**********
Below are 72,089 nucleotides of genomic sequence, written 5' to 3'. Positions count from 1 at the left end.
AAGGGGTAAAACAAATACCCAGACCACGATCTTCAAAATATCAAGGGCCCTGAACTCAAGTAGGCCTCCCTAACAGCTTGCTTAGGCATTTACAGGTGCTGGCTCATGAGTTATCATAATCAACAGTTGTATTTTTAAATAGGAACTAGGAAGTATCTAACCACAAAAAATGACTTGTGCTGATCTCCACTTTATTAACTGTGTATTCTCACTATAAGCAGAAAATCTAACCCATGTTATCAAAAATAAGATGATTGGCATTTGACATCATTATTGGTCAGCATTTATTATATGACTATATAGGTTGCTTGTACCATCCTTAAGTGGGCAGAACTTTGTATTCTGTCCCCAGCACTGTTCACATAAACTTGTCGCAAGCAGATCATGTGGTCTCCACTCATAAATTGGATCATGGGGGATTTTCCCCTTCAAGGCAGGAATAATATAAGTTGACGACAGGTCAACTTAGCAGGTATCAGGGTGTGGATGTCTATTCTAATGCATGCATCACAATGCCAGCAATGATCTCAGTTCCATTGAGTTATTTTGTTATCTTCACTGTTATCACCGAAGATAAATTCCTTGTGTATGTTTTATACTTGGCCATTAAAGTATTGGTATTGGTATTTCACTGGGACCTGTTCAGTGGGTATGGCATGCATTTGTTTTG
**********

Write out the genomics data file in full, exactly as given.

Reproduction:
Below are 72,089 nucleotides of genomic sequence, written 5' to 3'. Positions count from 1 at the left end.
AAGGGGTAAAACAAATACCCAGACCACGATCTTCAAAATATCAAGGGCCCTGAACTCAAGTAGGCCTCCCTAACAGCTTGCTTAGGCATTTACAGGTGCTGGCTCATGAGTTATCATAATCAACAGTTGTATTTTTAAATAGGAACTAGGAAGTATCTAACCACAAAAAATGACTTGTGCTGATCTCCACTTTATTAACTGTGTATTCTCACTATAAGCAGAAAATCTAACCCATGTTATCAAAAATAAGATGATTGGCATTTGACATCATTATTGGTCAGCATTTATTATATGACTATATAGGTTGCTTGTACCATCCTTAAGTGGGCAGAACTTTGTATTCTGTCCCCAGCACTGTTCACATAAACTTGTCGCAAGCAGATCATGTGGTCTCCACTCATAAATTGGATCATGGGGGATTTTCCCCTTCAAGGCAGGAATAATATAAGTTGACGACAGGTCAACTTAGCAGGTATCAGGGTGTGGATGTCTATTCTAATGCATGCATCACAATGCCAGCAATGATCTCAGTTCCATTGAGTTATTTTGTTATCTTCACTGTTATCACCGAAGATAAATTCCTTGTGTATGTTTTATACTTGGCCATTAAAGTATTGGTATTGGTATTTCACTGGGACCTGTTCAGTGGGTATGGCATGCATTTGTTTTG